Lawmakers Approve Tax Hike to Pave All Dirt Roads in Wyoming

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SWEETWATER COUNTY — In a contentious split decision, lawmakers made a statement vote that approved funding to pave all dirt roads in Wyoming–but that statement will come with a price tag to the taxpayers.

The new initiative, according to lawmakers, aims to create jobs and usher in a new age of modernization. Lawmakers have high hopes this will drive new businesses to take root in Wyoming.

“No one really likes all the dirt roads and they don’t really go anywhere anyway,” said Sally Smitherson, a citizen who came out to voice her opinion during the public comment period. “Maybe they’ll put in some good restaurants at the end of some of those roads once they pave them. I’m really hoping for an Olive Garden.”

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Smitherson wasn’t alone. At least 20 people came out to the public comment period to voice their support for an Olive Garden. Some citizens also voiced grave concerns over the coming tax hike to pay for all the construction and subsequent maintenance costs, but most people came out in support of bread sticks.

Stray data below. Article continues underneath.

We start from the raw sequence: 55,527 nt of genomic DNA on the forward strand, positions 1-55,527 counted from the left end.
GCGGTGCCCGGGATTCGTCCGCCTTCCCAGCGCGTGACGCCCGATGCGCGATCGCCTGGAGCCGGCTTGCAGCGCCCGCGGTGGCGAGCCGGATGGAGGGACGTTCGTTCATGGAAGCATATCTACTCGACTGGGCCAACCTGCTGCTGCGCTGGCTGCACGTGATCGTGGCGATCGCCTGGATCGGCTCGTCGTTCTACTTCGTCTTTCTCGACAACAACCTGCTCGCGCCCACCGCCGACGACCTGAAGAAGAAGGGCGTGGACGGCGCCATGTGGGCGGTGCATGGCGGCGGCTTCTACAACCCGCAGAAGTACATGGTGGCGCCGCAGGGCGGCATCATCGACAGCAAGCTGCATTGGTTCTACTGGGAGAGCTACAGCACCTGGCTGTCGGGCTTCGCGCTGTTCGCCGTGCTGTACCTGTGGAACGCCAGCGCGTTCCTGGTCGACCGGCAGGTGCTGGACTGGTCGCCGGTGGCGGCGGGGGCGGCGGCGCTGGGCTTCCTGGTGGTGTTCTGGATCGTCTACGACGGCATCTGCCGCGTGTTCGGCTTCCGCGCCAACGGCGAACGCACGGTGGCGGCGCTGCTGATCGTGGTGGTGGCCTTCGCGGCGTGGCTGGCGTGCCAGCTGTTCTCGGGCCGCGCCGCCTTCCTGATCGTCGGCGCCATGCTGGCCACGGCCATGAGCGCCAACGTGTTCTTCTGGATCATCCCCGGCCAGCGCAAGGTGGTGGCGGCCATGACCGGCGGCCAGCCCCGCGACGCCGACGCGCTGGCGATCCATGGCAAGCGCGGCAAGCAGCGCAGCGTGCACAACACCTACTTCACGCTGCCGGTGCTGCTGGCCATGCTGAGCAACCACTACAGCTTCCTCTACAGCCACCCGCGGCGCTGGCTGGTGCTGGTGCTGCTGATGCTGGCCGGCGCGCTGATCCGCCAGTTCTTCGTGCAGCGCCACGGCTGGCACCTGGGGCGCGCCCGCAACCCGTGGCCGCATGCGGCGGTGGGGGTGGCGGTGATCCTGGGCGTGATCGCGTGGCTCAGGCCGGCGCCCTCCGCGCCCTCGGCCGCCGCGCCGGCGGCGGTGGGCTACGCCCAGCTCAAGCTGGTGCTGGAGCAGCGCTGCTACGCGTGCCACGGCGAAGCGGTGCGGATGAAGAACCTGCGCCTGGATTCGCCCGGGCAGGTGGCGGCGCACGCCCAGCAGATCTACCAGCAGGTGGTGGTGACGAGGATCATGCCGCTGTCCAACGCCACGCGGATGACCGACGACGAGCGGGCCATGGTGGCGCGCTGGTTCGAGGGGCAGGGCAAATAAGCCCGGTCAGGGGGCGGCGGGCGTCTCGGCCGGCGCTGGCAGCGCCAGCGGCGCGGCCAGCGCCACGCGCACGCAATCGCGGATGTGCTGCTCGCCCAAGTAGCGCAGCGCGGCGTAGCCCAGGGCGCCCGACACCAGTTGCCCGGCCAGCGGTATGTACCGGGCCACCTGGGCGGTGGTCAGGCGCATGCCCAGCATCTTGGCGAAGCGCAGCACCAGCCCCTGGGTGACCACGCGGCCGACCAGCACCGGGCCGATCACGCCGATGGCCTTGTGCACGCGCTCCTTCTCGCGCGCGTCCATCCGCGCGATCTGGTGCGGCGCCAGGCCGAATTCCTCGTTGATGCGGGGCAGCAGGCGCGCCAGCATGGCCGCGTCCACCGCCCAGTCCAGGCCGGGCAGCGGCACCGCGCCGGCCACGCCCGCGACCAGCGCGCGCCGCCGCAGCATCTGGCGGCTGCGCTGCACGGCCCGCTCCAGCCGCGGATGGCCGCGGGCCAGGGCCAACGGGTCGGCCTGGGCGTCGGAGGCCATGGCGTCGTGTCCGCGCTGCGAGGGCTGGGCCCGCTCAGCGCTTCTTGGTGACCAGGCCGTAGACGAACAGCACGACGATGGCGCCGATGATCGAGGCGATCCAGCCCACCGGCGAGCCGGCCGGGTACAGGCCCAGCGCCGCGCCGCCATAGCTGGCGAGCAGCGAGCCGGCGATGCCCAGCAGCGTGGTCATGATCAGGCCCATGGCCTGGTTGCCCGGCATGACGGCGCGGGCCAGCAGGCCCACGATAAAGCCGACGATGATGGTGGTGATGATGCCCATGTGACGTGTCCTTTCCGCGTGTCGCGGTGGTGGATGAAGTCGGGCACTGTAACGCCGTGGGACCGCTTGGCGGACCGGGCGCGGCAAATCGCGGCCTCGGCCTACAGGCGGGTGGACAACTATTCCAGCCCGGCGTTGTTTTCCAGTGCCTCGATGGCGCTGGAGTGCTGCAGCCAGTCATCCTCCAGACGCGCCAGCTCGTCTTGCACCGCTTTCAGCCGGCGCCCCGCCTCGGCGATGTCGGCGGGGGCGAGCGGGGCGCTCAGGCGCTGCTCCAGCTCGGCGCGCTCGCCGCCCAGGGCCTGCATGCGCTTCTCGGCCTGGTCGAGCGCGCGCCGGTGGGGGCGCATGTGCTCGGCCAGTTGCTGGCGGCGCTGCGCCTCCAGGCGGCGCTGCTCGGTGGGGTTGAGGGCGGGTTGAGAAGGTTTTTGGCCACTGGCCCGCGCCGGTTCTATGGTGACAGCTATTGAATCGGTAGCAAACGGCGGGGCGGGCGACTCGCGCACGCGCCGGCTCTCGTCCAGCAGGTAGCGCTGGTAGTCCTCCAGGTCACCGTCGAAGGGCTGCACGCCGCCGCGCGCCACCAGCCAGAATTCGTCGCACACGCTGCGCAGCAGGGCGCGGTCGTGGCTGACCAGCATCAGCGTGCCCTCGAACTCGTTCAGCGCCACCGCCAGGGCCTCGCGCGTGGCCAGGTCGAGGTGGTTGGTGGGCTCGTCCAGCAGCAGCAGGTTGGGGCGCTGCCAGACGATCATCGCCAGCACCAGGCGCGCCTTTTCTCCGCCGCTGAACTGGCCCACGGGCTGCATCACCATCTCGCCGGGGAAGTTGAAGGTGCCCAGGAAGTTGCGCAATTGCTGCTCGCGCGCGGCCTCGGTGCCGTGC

The needed revenues are likely to be reached by instituting an individual income tax. By some estimates, the tax burden to the individual could be as much as $200 per person per month.

County 24 Representative Sam Samsonite, from the town of Goshenerer in Nioshakie County, making an impassioned speech to the legislature, pleading for the economic stimulus of more paved roads and the bread sticks they will bring.

“Economic development is of paramount importance to this state. This is a huge opportunity that we simply cannot put on hold anymore. Every road, whether it be county-owned, city-owned, or under the stewardship of a public agency must be paved,” said County 24 Representative Sam Samsonite.

Agencies in charge of road maintenance across the state have been sent scrambling to create a plan. Redrawing budgets and securing the manpower to undertake such an ambitious project has folks across the state working late into the night and weekends.

“There are still a lot of moving parts on this that we haven’t figure out. But you can be sure we’ll be communicating with the public in the weeks ahead,” said Samsonite.

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